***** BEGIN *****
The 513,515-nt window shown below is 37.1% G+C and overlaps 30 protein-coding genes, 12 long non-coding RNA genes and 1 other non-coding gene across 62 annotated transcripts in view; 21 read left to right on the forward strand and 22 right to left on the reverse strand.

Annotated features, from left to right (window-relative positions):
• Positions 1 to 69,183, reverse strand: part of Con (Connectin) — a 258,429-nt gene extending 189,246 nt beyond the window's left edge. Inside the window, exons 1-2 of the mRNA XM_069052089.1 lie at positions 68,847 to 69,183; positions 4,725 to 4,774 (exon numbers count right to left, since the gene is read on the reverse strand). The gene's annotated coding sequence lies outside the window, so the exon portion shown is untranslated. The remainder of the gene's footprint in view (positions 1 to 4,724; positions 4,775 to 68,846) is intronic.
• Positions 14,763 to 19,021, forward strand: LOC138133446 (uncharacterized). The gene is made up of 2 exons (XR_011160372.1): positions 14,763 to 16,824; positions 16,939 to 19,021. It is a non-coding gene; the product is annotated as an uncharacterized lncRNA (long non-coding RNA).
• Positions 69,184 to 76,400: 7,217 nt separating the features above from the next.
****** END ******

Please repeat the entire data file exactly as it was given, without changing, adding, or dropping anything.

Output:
The 513,515-nt window shown below is 37.1% G+C and overlaps 30 protein-coding genes, 12 long non-coding RNA genes and 1 other non-coding gene across 62 annotated transcripts in view; 21 read left to right on the forward strand and 22 right to left on the reverse strand.

Annotated features, from left to right (window-relative positions):
• Positions 1 to 69,183, reverse strand: part of Con (Connectin) — a 258,429-nt gene extending 189,246 nt beyond the window's left edge. Inside the window, exons 1-2 of the mRNA XM_069052089.1 lie at positions 68,847 to 69,183; positions 4,725 to 4,774 (exon numbers count right to left, since the gene is read on the reverse strand). The gene's annotated coding sequence lies outside the window, so the exon portion shown is untranslated. The remainder of the gene's footprint in view (positions 1 to 4,724; positions 4,775 to 68,846) is intronic.
• Positions 14,763 to 19,021, forward strand: LOC138133446 (uncharacterized). The gene is made up of 2 exons (XR_011160372.1): positions 14,763 to 16,824; positions 16,939 to 19,021. It is a non-coding gene; the product is annotated as an uncharacterized lncRNA (long non-coding RNA).
• Positions 69,184 to 76,400: 7,217 nt separating the features above from the next.